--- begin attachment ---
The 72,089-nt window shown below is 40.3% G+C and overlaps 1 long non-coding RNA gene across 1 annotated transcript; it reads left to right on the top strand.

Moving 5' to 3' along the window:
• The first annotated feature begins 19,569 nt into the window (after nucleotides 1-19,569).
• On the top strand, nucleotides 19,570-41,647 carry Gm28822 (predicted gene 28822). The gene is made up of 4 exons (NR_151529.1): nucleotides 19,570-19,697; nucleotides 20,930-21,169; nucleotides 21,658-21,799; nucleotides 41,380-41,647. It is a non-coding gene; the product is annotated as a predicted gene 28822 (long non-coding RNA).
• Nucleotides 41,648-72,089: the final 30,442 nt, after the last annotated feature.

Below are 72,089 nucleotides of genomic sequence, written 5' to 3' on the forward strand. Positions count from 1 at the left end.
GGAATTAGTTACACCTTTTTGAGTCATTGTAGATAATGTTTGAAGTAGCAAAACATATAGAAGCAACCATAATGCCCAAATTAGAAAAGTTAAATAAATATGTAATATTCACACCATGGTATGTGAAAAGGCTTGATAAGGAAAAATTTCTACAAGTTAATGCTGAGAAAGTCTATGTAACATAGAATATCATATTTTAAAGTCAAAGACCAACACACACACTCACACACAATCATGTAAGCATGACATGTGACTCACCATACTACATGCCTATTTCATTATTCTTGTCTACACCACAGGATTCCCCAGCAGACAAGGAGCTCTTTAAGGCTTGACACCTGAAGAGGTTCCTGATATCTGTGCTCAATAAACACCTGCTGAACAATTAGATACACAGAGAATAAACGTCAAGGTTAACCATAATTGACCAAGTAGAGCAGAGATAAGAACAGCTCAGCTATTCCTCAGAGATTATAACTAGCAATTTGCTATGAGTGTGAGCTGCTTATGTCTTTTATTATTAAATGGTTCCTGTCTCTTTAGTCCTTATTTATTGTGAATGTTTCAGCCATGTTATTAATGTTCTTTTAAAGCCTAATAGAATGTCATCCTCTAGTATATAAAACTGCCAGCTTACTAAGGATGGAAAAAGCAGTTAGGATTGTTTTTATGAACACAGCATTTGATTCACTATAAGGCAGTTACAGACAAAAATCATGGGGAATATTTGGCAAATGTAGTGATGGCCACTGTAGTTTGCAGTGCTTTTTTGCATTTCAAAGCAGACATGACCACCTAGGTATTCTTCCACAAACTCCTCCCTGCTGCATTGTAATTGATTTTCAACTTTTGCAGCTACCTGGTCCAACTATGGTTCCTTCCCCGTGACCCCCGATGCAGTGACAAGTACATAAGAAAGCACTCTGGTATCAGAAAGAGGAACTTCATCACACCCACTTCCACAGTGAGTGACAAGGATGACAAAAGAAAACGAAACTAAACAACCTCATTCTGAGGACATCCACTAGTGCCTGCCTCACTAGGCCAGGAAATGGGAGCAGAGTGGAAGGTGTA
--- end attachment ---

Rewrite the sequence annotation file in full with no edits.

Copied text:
The 72,089-nt window shown below is 40.3% G+C and overlaps 1 long non-coding RNA gene across 1 annotated transcript; it reads left to right on the top strand.

Moving 5' to 3' along the window:
• The first annotated feature begins 19,569 nt into the window (after nucleotides 1-19,569).
• On the top strand, nucleotides 19,570-41,647 carry Gm28822 (predicted gene 28822). The gene is made up of 4 exons (NR_151529.1): nucleotides 19,570-19,697; nucleotides 20,930-21,169; nucleotides 21,658-21,799; nucleotides 41,380-41,647. It is a non-coding gene; the product is annotated as a predicted gene 28822 (long non-coding RNA).
• Nucleotides 41,648-72,089: the final 30,442 nt, after the last annotated feature.

Below are 72,089 nucleotides of genomic sequence, written 5' to 3' on the forward strand. Positions count from 1 at the left end.
GGAATTAGTTACACCTTTTTGAGTCATTGTAGATAATGTTTGAAGTAGCAAAACATATAGAAGCAACCATAATGCCCAAATTAGAAAAGTTAAATAAATATGTAATATTCACACCATGGTATGTGAAAAGGCTTGATAAGGAAAAATTTCTACAAGTTAATGCTGAGAAAGTCTATGTAACATAGAATATCATATTTTAAAGTCAAAGACCAACACACACACTCACACACAATCATGTAAGCATGACATGTGACTCACCATACTACATGCCTATTTCATTATTCTTGTCTACACCACAGGATTCCCCAGCAGACAAGGAGCTCTTTAAGGCTTGACACCTGAAGAGGTTCCTGATATCTGTGCTCAATAAACACCTGCTGAACAATTAGATACACAGAGAATAAACGTCAAGGTTAACCATAATTGACCAAGTAGAGCAGAGATAAGAACAGCTCAGCTATTCCTCAGAGATTATAACTAGCAATTTGCTATGAGTGTGAGCTGCTTATGTCTTTTATTATTAAATGGTTCCTGTCTCTTTAGTCCTTATTTATTGTGAATGTTTCAGCCATGTTATTAATGTTCTTTTAAAGCCTAATAGAATGTCATCCTCTAGTATATAAAACTGCCAGCTTACTAAGGATGGAAAAAGCAGTTAGGATTGTTTTTATGAACACAGCATTTGATTCACTATAAGGCAGTTACAGACAAAAATCATGGGGAATATTTGGCAAATGTAGTGATGGCCACTGTAGTTTGCAGTGCTTTTTTGCATTTCAAAGCAGACATGACCACCTAGGTATTCTTCCACAAACTCCTCCCTGCTGCATTGTAATTGATTTTCAACTTTTGCAGCTACCTGGTCCAACTATGGTTCCTTCCCCGTGACCCCCGATGCAGTGACAAGTACATAAGAAAGCACTCTGGTATCAGAAAGAGGAACTTCATCACACCCACTTCCACAGTGAGTGACAAGGATGACAAAAGAAAACGAAACTAAACAACCTCATTCTGAGGACATCCACTAGTGCCTGCCTCACTAGGCCAGGAAATGGGAGCAGAGTGGAAGGTGTA